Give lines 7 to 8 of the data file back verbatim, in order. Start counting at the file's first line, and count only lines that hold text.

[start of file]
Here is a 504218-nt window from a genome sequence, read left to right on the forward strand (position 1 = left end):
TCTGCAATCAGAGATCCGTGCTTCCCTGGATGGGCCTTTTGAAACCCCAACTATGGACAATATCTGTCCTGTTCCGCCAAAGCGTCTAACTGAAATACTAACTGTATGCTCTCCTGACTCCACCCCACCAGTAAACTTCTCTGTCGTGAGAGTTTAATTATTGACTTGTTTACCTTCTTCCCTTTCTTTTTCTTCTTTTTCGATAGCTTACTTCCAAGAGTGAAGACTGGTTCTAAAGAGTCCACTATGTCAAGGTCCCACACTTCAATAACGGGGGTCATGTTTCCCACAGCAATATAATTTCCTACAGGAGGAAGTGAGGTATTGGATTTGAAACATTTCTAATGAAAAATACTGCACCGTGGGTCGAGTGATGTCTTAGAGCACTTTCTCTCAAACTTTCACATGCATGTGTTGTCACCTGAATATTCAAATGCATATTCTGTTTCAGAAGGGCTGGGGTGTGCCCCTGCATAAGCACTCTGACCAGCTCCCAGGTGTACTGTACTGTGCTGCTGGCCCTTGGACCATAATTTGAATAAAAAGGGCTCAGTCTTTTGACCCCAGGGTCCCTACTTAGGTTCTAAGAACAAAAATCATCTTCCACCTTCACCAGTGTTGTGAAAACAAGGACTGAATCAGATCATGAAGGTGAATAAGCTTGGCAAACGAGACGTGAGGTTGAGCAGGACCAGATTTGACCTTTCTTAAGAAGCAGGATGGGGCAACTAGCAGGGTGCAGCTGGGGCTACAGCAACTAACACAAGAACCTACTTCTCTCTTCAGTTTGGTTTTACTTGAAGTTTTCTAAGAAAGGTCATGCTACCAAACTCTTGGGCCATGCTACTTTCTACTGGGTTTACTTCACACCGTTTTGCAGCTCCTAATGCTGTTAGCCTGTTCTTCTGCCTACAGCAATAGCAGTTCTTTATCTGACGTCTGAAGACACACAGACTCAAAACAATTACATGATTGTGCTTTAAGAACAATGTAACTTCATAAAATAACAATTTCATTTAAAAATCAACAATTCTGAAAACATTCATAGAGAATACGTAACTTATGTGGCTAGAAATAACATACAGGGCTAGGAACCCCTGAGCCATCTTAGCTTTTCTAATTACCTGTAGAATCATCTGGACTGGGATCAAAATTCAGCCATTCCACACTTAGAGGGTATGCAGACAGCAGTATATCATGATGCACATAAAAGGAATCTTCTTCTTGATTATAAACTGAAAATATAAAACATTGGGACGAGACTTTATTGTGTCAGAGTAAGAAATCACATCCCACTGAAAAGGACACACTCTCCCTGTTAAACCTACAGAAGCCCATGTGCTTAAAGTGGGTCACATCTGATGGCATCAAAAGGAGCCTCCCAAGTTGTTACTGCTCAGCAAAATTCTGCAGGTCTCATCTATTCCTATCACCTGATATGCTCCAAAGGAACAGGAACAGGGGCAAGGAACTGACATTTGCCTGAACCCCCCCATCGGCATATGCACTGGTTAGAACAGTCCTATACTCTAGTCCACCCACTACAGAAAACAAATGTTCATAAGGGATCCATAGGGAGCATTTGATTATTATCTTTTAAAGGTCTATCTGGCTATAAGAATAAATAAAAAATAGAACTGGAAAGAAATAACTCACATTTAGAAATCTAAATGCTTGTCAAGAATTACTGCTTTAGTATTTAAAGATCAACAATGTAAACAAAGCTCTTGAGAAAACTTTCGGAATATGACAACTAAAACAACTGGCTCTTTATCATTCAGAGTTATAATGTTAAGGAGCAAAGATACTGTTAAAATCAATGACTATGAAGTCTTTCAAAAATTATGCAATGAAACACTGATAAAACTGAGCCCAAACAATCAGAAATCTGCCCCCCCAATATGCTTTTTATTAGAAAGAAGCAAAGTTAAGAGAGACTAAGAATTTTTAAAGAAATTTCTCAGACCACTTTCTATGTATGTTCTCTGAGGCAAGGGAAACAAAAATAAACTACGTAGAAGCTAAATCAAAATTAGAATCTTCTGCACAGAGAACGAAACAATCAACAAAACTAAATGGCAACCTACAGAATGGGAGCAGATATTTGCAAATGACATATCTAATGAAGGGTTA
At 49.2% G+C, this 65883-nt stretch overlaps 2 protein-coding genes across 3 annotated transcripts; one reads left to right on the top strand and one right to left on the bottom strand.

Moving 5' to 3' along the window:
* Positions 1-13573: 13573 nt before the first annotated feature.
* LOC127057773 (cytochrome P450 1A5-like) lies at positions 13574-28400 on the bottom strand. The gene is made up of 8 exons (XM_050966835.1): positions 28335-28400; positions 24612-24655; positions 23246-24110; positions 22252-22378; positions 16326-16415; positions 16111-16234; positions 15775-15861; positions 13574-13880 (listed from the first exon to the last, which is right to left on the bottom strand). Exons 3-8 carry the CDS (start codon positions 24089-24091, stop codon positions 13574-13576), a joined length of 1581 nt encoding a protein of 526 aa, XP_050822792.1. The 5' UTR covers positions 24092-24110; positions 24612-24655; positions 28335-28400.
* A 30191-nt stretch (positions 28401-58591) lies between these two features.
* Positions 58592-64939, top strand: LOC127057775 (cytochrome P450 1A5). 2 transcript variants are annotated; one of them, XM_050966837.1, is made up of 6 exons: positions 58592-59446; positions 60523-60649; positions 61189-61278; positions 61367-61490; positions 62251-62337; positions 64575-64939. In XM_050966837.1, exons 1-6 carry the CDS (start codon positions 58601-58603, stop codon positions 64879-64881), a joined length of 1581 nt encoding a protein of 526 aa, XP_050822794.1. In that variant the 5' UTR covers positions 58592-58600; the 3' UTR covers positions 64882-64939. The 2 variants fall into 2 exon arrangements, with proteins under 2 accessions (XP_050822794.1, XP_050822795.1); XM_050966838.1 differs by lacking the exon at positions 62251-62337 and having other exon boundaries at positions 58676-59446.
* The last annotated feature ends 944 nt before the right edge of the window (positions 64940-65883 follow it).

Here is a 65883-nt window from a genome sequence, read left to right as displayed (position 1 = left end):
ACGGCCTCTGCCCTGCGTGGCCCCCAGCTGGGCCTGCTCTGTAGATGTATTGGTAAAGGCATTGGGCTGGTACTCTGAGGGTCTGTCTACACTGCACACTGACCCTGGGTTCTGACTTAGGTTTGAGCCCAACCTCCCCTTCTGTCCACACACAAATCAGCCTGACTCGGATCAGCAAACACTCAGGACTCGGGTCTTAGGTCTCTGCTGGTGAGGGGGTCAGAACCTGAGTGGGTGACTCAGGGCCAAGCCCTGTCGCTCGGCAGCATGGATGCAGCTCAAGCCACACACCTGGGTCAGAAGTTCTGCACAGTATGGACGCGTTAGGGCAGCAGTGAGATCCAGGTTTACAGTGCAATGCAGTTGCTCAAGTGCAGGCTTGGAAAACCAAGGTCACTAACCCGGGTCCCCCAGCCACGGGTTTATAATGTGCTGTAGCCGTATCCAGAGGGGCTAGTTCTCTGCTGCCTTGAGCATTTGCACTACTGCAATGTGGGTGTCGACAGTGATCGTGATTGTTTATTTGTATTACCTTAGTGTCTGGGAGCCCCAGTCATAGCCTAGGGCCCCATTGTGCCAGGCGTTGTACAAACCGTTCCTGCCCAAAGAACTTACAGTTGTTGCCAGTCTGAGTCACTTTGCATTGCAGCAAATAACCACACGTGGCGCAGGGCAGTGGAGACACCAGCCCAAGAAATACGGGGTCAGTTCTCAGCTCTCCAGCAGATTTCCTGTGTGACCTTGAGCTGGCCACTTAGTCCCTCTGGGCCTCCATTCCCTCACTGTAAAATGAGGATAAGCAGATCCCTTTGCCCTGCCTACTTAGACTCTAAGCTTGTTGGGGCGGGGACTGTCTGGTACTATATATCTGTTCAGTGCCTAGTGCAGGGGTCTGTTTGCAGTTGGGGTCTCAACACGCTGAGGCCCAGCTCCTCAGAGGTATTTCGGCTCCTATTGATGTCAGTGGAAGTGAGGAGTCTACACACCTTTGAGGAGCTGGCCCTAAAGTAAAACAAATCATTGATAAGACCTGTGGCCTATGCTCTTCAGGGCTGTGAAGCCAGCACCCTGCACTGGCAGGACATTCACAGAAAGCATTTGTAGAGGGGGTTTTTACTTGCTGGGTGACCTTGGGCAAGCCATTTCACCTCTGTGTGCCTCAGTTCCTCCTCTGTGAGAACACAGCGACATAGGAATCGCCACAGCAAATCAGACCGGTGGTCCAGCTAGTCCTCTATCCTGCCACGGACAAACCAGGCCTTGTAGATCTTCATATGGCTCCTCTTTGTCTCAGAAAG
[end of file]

* A 30191-nt stretch (positions 28401-58591) lies between these two features.
* Positions 58592-64939, top strand: LOC127057775 (cytochrome P450 1A5). 2 transcript variants are annotated; one of them, XM_050966837.1, is made up of 6 exons: positions 58592-59446; positions 60523-60649; positions 61189-61278; positions 61367-61490; positions 62251-62337; positions 64575-64939. In XM_050966837.1, exons 1-6 carry the CDS (start codon positions 58601-58603, stop codon positions 64879-64881), a joined length of 1581 nt encoding a protein of 526 aa, XP_050822794.1. In that variant the 5' UTR covers positions 58592-58600; the 3' UTR covers positions 64882-64939. The 2 variants fall into 2 exon arrangements, with proteins under 2 accessions (XP_050822794.1, XP_050822795.1); XM_050966838.1 differs by lacking the exon at positions 62251-62337 and having other exon boundaries at positions 58676-59446.